~ Synopsis ~
Seventeen-year-old Bianca Piper is cynical and loyal, and she doesn’t think she’s the prettiest of her friends by a long shot. She’s also way too smart to fall for the charms of man-slut and slimy school hottie Wesley Rush. In fact, Bianca hates him. And when he nicknames her “Duffy,” she throws her Coke in his face.
But things aren’t so great at home right now. Desperate for a distraction, Bianca ends up kissing Wesley. And likes it. Eager for escape, she throws herself into a closeted enemies-with-benefits relationship with Wesley.
Until it all goes horribly awry. It turns out that Wesley isn’t such a bad listener, and his life is pretty screwed up, too. Suddenly Bianca realizes with absolute horror that she’s falling for the guy she thought she hated more than anyone.
I saw the trailer – it looked cute, and I’m a big fan of Mae Whitman, she was amazing in Perks of being a Wallflower, I’ve had this book in my TBR list forever – because well, I always considered myself The Duff in my gaggle of friends. But we didn’t really have a name for it – I was the loud one, the funny one – the one that wasn’t afraid to make fun of herself, the one that always had a lot of guy friends, but not a whole lotta’ boyfriends. I was the one that was sooooo easy to talk to, someone the guy I had a crush on that week could really be himself around.
If I had to hear, “You’re not like the other girls.” one more time I might cut someone.
But it was my lot in life – a lot that I clung too for way too long, I put myself there – and it wasn’t until my mid twenties that I quit thinking like that about myself and allowed myself to just be who am – if someone didn’t like it? They could piss off.
Bianca is angsty – and bored more than anything. Her home life isn’t the greatest – but it’s not the worst either as her parents are going through the ups and downs like every marriage has, but her mother isn’t around – she’s off teaching people about self esteem and lecturing about a book she wrote ages ago. Anything to escape the town, and maybe her husband. it isn’t until a night out with her friends at a club – a club for teenagers to go and drink soda and dance – that she’s constantly dragged to on the weekends, she sits at bar, cherry coke in hand and chats with the bartender trying to drown out the annoying techno music, when Wesley Rush, the all around womanizing sex on a stick approaches her in the hopes she can put a good word in to her friends for him.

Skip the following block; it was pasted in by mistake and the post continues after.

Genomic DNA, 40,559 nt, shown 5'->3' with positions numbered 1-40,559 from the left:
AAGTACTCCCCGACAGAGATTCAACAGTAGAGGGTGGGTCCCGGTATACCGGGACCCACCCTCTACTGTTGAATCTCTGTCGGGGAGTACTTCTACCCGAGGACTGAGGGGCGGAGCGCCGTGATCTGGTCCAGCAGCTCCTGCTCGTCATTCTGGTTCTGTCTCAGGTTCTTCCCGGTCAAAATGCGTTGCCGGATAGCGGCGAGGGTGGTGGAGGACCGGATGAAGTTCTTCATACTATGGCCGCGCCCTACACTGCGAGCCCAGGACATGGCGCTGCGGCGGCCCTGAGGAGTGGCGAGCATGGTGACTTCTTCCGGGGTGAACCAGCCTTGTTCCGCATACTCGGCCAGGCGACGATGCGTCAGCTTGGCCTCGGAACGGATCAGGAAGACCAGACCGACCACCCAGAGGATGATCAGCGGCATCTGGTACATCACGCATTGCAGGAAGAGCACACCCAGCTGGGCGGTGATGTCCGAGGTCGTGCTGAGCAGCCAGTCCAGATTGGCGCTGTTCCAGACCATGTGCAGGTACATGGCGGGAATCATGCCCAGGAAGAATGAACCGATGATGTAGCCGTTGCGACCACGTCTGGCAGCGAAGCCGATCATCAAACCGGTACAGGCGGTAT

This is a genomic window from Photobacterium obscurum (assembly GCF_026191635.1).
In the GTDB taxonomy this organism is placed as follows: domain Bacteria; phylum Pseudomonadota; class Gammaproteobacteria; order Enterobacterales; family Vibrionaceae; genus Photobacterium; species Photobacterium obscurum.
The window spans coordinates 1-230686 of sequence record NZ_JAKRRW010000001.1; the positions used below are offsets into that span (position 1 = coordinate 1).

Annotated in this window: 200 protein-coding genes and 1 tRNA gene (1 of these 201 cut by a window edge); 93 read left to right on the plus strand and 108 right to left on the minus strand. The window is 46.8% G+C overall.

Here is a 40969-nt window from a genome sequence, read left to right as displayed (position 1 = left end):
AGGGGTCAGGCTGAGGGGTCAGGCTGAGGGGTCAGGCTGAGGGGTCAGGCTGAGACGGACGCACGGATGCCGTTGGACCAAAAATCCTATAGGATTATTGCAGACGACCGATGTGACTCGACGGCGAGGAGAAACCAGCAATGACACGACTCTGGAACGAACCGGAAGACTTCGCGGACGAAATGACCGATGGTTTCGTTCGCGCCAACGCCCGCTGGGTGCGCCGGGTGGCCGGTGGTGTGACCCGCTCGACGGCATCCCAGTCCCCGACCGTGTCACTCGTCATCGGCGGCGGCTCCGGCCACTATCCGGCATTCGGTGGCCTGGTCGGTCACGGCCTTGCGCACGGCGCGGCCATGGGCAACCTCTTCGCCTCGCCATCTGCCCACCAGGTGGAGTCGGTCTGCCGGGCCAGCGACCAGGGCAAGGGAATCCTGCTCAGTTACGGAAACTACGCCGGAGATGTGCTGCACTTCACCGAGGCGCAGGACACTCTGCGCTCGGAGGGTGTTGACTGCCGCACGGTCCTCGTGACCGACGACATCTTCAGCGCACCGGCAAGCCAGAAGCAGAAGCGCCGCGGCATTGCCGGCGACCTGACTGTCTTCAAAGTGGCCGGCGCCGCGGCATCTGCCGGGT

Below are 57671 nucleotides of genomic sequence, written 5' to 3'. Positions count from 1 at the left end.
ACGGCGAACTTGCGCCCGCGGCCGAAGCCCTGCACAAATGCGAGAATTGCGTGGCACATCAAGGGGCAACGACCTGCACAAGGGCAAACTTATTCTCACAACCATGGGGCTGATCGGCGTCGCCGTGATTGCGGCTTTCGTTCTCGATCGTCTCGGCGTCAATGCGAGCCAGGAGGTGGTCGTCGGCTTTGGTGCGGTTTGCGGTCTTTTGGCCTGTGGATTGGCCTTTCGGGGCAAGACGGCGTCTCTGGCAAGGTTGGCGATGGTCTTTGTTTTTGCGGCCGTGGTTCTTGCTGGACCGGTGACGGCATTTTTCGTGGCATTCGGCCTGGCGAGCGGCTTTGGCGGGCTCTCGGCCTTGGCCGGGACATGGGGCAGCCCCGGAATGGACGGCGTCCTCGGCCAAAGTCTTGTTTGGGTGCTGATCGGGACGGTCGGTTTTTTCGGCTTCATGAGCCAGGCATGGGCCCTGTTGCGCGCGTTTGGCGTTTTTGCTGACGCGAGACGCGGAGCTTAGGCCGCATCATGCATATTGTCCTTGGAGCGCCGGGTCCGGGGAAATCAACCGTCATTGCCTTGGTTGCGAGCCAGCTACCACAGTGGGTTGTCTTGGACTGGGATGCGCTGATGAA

Bianca is over it – and just when things can’t get any worse? Wesley coin’s a new phrase, one Bianca’s never heard before even if she’s felt it. He calls her The Duff; The Designated Ugly Fat Friend of their group. She’s shocked, hurt and throws a coke at him – and I applaud her, because in my moments of anger like this – not ever called a Duff but much worse, my hands suffered the consequences of where my punches landed. Wesley tries to explain to her she’s not necessarily fat – or even ugly, but that her friends are just hotter than she is, she’s the approachable one – the snarky one – the one that’s not afraid to be her self etc… etc… you see where I’m going with this.
But as these two are thrown into a school project together – and the struggles at home get to be too much for Bianca she uses Wesley as a way for escape – one that he jumps at and these two start a fling that gave me goose bumps and left me a little nostalgic for my teenage years. Wesley starts to show himself a little more as these two get to know one another, and deep down he’s not the pig I thought he was – he actually cares about Bianca and as things between her parents crumble, Wesley is there to help distract and protect her.
This book was hard for me to get into at first, the first 15% I had to shelf it for a bit – it was too much, but I think i was reading too many angsty YA/NA books that I just needed a break – because when I picked it back up last night just to read a few chapters – I stayed up until almost 1am to finish it. It sucked me in – hard this time – as the relationship between Bianca and Wesley builds it gave me goosebumps, I went from wanting to hate him – to rooting for him.
The movie didn’t do the story justice – I want to re-watch it now and realize the premise is there, but the importance of the novels plot was lost into a teenage movie about mean girls.
As always – the book was soooooooooooo much better.